EAA – 12/23/2021 – Andromeda Galaxy, Triangulum Galaxy, Orion Nebula

Last night was cold but clear so I set out to try to catch a glimpse of the Andromeda Galaxy EAA style with the SV305 Camera. Same setup I have been using the past few nights, my Stellervue 80mm scope for visual observing and I have the SV305 Camera attached to my AstroTech AT66ED. Both scopes are riding side-by-side on a Celestron CG5 GOTO Mount.

The Andromeda Galaxy or M31 is found in the constellation of Andromeda. It is about 2.5 Million Light Years away from us. One day the Andromeda Galaxy will collide with the Milky Way (one day about 4 billion years from now). In a very dark sky it can be seen without a telescope but with a modest telescope or even a set of inexpensive binoculars you can easily see the bright center and even make out some of the dark dust lanes.

Here is a 47 x 8 second live stack of the Andromeda Galaxy:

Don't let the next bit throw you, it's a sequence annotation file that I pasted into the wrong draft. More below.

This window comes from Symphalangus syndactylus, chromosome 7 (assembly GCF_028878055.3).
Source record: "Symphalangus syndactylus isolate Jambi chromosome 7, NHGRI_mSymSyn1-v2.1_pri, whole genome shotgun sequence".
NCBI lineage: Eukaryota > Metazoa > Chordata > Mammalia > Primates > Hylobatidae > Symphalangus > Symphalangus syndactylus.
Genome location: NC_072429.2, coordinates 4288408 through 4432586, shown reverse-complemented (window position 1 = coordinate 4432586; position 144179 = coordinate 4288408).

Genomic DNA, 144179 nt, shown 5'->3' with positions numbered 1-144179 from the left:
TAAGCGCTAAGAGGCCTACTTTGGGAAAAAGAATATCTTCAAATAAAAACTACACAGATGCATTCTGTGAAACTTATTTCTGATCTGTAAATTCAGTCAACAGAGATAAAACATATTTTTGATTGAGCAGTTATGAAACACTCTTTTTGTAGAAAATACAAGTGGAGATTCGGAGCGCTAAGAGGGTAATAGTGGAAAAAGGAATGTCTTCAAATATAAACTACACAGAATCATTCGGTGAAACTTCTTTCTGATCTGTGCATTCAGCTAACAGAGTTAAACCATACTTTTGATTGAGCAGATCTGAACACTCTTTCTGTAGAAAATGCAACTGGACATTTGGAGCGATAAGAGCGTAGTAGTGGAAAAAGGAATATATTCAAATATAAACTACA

M31 - Andromeda Galaxy - 47 x 8 Second Live Stack
Look at those dust lanes, very cool. Andromeda is huge, I am only getting the center of it in the camera’s field of view. It’ would take field of view about 3 times this to get the whole galaxy. That’s another galaxy, M32, in the lower right.

Next up the Triangulum Galaxy (M33) located in the constellation Triangulum. This is a 76 x 8 seconds live stack:
M33 - Triangulum Galaxy- 76 x 8 Second Live Stack
Really happy with how this one turned out. It is faint, but I can see the arms of this spiral galaxy. My mount was only aligned well enough to get 8 seconds exposures, if I tried to do more, 10 or 15 seconds, the stars started to elongate. Will do a better polar alignment and have another look to try to get some more, and longer, exposures.

I also had another look at the Orion Nebula (M42) tonight. A bit more detail but it is pretty washed out still. Will keep messing with the exposures and gain on this one.
M42 - Orion Nebula - 66 x 10 seconds
I was able to see more of the outer dust clouds.

Was out looking up for about 3 hours before I got over being cold. Another great night observing.

Leave a Reply

Your email address will not be published. Required fields are marked *

eighteen − 7 =